Blue cloudless sky and endless sand dunes

It’s been a long time since I have felt so out of place. The last time I felt such a lack of belonging was my freshman year of college when I was surrounded by girls who were constantly “going out” to some unknown place and always talking about “rushing” somewhere. 

It’s amazing how quickly a place that felt like home can become completely alien to you. You easily sink into a routine, and then one day you look up and realize things feel a bit off, as if maybe you don’t really belong here. What is even more amazing is the ease with which the Enemy shields our eyes from God’s presence in our lives during these times. We get comfortable believing that our lives are devoted to God in all ways, and then all of a sudden we can’t find Him. And we are convinced that He has left this place. 

All of the logic and reasoning in the world can’t eliminate of the feeling of abandonment. You can say, “Obviously God hasn’t left me,” all you want, but without love and faith in your heart, the words ring empty. But how do you find the love and faith that brings substance to the statement?

I really have no idea. For me it usually goes on as a spiraling unsolved proof of:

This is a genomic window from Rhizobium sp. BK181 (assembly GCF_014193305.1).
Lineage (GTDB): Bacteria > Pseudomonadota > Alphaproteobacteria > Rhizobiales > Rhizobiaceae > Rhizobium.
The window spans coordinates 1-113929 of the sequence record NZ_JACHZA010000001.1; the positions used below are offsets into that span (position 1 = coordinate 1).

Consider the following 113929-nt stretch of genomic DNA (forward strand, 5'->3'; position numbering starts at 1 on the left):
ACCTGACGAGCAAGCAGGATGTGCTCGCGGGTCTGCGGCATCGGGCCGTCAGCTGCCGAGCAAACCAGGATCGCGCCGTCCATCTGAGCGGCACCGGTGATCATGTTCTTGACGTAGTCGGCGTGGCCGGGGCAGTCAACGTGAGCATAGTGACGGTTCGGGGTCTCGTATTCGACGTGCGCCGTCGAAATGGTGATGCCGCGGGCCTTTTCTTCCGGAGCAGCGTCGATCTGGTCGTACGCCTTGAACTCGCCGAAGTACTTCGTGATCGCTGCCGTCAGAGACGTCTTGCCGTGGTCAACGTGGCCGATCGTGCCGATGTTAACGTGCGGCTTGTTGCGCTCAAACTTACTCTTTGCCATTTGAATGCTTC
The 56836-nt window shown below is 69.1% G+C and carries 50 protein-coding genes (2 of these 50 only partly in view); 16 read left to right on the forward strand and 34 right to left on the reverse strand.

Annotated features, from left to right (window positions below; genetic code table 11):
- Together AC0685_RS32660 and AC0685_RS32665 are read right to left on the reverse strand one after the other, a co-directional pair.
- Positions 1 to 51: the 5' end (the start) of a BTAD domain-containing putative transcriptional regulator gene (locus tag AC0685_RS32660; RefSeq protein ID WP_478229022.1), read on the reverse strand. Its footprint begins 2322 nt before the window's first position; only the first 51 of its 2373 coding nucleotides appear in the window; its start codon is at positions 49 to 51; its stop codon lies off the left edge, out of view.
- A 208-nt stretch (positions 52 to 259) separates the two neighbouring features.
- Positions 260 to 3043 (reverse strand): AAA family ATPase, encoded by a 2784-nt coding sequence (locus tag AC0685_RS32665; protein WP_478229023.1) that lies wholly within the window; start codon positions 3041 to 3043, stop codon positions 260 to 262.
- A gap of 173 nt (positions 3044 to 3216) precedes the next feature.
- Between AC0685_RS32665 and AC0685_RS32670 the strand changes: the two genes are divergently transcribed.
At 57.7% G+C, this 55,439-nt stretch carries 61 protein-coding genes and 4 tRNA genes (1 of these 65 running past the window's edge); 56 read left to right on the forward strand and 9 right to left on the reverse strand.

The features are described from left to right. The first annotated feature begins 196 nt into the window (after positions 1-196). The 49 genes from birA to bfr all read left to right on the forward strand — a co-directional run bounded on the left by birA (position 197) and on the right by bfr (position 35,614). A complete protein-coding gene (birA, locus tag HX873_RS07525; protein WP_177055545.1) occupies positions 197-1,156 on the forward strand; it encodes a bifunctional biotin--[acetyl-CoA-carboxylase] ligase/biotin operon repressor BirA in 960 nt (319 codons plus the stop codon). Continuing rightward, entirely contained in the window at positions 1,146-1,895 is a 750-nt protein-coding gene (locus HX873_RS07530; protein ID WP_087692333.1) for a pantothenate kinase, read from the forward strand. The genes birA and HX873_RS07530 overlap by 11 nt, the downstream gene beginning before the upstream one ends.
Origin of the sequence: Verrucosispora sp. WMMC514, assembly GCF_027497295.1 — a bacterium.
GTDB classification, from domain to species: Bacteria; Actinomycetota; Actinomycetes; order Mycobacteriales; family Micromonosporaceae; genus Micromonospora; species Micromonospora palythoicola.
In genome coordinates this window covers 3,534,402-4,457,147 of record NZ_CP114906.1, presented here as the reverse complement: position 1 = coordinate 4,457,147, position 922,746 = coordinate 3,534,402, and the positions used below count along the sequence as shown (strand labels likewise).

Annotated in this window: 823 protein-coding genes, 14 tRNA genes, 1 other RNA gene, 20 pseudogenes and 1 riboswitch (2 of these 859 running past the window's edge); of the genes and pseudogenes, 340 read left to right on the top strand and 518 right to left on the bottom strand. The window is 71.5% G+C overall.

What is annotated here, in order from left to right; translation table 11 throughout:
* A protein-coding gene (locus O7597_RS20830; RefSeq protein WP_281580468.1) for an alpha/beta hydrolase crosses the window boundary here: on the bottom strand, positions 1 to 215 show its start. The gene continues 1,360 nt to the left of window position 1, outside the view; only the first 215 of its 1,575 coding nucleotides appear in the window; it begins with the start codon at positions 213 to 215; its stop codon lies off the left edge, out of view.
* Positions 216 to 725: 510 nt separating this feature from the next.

Is He here?

Obviously He is here.

Are you sure?

He’s always here.

You can’t prove that.

…I thought He was here.

Is He here?

The other obvious point in the proof is the false belief that, “If God were really acting in my life, I wouldn’t feel so uncomfortable with where I’m at in life.” Yet, for me at least, it’s a falsehood that often lies at the center of my frustration with God’s [apparent] absence. 

There are probably 60,000 blog posts on the Internet about how God doesn’t promise us perfect comforts in this life. I will not add to that well-established message. What I will add is what I often perceive as God’s absence is actually just a waiting period before change or transition. In situations where I have minimal to no control, I attribute my discomfort of the unknown to God not answering prayers. Naming this doesn’t lessen the discomfort, but it does help realign my thoughts and priorities. 

All this to say, the unstable “in-between” period of being in your 20s can really suck sometimes. It would be much easier to handle if we could grab a crystal ball and see exactly how our lives would turn out. It would also be much easier to trust God if we knew exactly what was coming. But that wouldn’t really be trust and, alas, here we are, temporarily stuck in a time of many questions and no answers. What gives me hope is that God’s track record is pretty good, so I have no reason to doubt His goodness. You know, once I’ve accepted that I can’t actually know it all.